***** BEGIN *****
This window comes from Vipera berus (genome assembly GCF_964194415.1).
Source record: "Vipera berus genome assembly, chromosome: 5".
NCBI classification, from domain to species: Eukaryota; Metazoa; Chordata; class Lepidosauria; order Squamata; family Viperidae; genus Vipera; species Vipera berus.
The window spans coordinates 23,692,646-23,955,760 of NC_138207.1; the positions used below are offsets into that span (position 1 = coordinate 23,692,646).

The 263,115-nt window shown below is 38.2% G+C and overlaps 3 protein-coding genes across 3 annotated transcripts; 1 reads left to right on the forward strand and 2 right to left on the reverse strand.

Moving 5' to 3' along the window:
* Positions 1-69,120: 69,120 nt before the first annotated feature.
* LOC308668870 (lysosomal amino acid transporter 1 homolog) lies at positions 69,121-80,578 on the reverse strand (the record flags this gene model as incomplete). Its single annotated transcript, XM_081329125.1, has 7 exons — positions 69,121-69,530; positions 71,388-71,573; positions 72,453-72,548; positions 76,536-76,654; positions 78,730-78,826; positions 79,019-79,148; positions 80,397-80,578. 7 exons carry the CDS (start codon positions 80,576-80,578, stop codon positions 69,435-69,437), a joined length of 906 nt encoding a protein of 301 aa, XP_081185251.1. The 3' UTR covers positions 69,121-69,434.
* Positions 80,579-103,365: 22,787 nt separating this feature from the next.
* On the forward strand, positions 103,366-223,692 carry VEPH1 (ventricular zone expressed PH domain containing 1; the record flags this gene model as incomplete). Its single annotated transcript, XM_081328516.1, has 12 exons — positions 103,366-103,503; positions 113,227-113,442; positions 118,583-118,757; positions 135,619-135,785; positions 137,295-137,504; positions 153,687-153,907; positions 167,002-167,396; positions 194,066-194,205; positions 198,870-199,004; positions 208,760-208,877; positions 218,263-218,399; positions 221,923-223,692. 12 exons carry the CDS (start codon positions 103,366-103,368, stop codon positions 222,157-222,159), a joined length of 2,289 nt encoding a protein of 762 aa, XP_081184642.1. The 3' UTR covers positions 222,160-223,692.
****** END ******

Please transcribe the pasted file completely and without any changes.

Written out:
This window comes from Vipera berus (genome assembly GCF_964194415.1).
Source record: "Vipera berus genome assembly, chromosome: 5".
NCBI classification, from domain to species: Eukaryota; Metazoa; Chordata; class Lepidosauria; order Squamata; family Viperidae; genus Vipera; species Vipera berus.
The window spans coordinates 23,692,646-23,955,760 of NC_138207.1; the positions used below are offsets into that span (position 1 = coordinate 23,692,646).

The 263,115-nt window shown below is 38.2% G+C and overlaps 3 protein-coding genes across 3 annotated transcripts; 1 reads left to right on the forward strand and 2 right to left on the reverse strand.

Moving 5' to 3' along the window:
* Positions 1-69,120: 69,120 nt before the first annotated feature.
* LOC308668870 (lysosomal amino acid transporter 1 homolog) lies at positions 69,121-80,578 on the reverse strand (the record flags this gene model as incomplete). Its single annotated transcript, XM_081329125.1, has 7 exons — positions 69,121-69,530; positions 71,388-71,573; positions 72,453-72,548; positions 76,536-76,654; positions 78,730-78,826; positions 79,019-79,148; positions 80,397-80,578. 7 exons carry the CDS (start codon positions 80,576-80,578, stop codon positions 69,435-69,437), a joined length of 906 nt encoding a protein of 301 aa, XP_081185251.1. The 3' UTR covers positions 69,121-69,434.
* Positions 80,579-103,365: 22,787 nt separating this feature from the next.
* On the forward strand, positions 103,366-223,692 carry VEPH1 (ventricular zone expressed PH domain containing 1; the record flags this gene model as incomplete). Its single annotated transcript, XM_081328516.1, has 12 exons — positions 103,366-103,503; positions 113,227-113,442; positions 118,583-118,757; positions 135,619-135,785; positions 137,295-137,504; positions 153,687-153,907; positions 167,002-167,396; positions 194,066-194,205; positions 198,870-199,004; positions 208,760-208,877; positions 218,263-218,399; positions 221,923-223,692. 12 exons carry the CDS (start codon positions 103,366-103,368, stop codon positions 222,157-222,159), a joined length of 2,289 nt encoding a protein of 762 aa, XP_081184642.1. The 3' UTR covers positions 222,160-223,692.